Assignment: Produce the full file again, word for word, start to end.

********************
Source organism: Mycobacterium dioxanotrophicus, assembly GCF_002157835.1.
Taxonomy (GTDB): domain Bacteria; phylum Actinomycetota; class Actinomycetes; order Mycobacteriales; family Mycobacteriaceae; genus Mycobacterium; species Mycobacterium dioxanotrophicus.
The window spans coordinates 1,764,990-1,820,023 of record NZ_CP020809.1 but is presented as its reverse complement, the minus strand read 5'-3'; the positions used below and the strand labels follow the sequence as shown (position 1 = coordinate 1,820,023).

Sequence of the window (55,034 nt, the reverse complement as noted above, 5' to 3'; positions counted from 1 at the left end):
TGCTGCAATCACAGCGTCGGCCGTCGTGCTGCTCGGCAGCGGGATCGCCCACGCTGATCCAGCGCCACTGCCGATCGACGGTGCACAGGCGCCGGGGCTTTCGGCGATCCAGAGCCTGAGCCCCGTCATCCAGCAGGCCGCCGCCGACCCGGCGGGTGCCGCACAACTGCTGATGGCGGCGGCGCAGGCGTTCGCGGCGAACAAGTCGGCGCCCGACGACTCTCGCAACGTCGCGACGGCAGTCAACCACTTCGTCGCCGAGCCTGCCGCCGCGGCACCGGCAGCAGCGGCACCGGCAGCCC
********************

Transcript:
Source organism: Mycobacterium dioxanotrophicus, assembly GCF_002157835.1.
Taxonomy (GTDB): domain Bacteria; phylum Actinomycetota; class Actinomycetes; order Mycobacteriales; family Mycobacteriaceae; genus Mycobacterium; species Mycobacterium dioxanotrophicus.
The window spans coordinates 1,764,990-1,820,023 of record NZ_CP020809.1 but is presented as its reverse complement, the minus strand read 5'-3'; the positions used below and the strand labels follow the sequence as shown (position 1 = coordinate 1,820,023).

Sequence of the window (55,034 nt, the reverse complement as noted above, 5' to 3'; positions counted from 1 at the left end):
TGCTGCAATCACAGCGTCGGCCGTCGTGCTGCTCGGCAGCGGGATCGCCCACGCTGATCCAGCGCCACTGCCGATCGACGGTGCACAGGCGCCGGGGCTTTCGGCGATCCAGAGCCTGAGCCCCGTCATCCAGCAGGCCGCCGCCGACCCGGCGGGTGCCGCACAACTGCTGATGGCGGCGGCGCAGGCGTTCGCGGCGAACAAGTCGGCGCCCGACGACTCTCGCAACGTCGCGACGGCAGTCAACCACTTCGTCGCCGAGCCTGCCGCCGCGGCACCGGCAGCAGCGGCACCGGCAGCCC